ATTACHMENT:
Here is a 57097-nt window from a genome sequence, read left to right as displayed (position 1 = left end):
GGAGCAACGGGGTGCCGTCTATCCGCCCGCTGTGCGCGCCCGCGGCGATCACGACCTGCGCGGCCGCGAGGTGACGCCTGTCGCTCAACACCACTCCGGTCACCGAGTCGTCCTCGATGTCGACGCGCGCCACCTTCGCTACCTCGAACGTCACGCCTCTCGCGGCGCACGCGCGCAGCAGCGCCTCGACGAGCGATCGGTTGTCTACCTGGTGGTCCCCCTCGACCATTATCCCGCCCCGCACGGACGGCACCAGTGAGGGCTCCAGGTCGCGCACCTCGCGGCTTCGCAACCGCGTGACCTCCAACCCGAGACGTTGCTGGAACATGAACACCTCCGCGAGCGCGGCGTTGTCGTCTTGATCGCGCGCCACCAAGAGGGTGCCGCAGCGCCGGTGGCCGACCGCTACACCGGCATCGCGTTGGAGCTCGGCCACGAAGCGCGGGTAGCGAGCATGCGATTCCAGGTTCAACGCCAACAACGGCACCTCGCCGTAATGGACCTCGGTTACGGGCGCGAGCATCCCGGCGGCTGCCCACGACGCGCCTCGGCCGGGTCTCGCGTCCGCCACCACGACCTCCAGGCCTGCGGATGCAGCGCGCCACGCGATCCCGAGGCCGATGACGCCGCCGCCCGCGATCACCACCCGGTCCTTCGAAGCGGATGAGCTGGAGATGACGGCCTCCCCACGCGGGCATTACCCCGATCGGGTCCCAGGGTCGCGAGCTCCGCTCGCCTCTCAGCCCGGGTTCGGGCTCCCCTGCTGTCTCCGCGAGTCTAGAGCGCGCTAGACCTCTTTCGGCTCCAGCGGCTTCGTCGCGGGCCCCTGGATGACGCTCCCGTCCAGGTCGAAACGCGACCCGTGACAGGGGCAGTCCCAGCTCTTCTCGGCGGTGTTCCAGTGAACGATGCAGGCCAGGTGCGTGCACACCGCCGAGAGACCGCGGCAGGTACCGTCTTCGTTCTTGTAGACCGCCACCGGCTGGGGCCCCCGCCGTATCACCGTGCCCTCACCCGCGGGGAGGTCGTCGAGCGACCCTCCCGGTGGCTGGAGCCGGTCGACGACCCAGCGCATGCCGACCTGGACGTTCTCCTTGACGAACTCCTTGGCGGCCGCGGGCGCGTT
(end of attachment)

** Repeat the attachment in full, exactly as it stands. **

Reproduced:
Here is a 57097-nt window from a genome sequence, read left to right as displayed (position 1 = left end):
GGAGCAACGGGGTGCCGTCTATCCGCCCGCTGTGCGCGCCCGCGGCGATCACGACCTGCGCGGCCGCGAGGTGACGCCTGTCGCTCAACACCACTCCGGTCACCGAGTCGTCCTCGATGTCGACGCGCGCCACCTTCGCTACCTCGAACGTCACGCCTCTCGCGGCGCACGCGCGCAGCAGCGCCTCGACGAGCGATCGGTTGTCTACCTGGTGGTCCCCCTCGACCATTATCCCGCCCCGCACGGACGGCACCAGTGAGGGCTCCAGGTCGCGCACCTCGCGGCTTCGCAACCGCGTGACCTCCAACCCGAGACGTTGCTGGAACATGAACACCTCCGCGAGCGCGGCGTTGTCGTCTTGATCGCGCGCCACCAAGAGGGTGCCGCAGCGCCGGTGGCCGACCGCTACACCGGCATCGCGTTGGAGCTCGGCCACGAAGCGCGGGTAGCGAGCATGCGATTCCAGGTTCAACGCCAACAACGGCACCTCGCCGTAATGGACCTCGGTTACGGGCGCGAGCATCCCGGCGGCTGCCCACGACGCGCCTCGGCCGGGTCTCGCGTCCGCCACCACGACCTCCAGGCCTGCGGATGCAGCGCGCCACGCGATCCCGAGGCCGATGACGCCGCCGCCCGCGATCACCACCCGGTCCTTCGAAGCGGATGAGCTGGAGATGACGGCCTCCCCACGCGGGCATTACCCCGATCGGGTCCCAGGGTCGCGAGCTCCGCTCGCCTCTCAGCCCGGGTTCGGGCTCCCCTGCTGTCTCCGCGAGTCTAGAGCGCGCTAGACCTCTTTCGGCTCCAGCGGCTTCGTCGCGGGCCCCTGGATGACGCTCCCGTCCAGGTCGAAACGCGACCCGTGACAGGGGCAGTCCCAGCTCTTCTCGGCGGTGTTCCAGTGAACGATGCAGGCCAGGTGCGTGCACACCGCCGAGAGACCGCGGCAGGTACCGTCTTCGTTCTTGTAGACCGCCACCGGCTGGGGCCCCCGCCGTATCACCGTGCCCTCACCCGCGGGGAGGTCGTCGAGCGACCCTCCCGGTGGCTGGAGCCGGTCGACGACCCAGCGCATGCCGACCTGGACGTTCTCCTTGACGAACTCCTTGGCGGCCGCGGGCGCGTT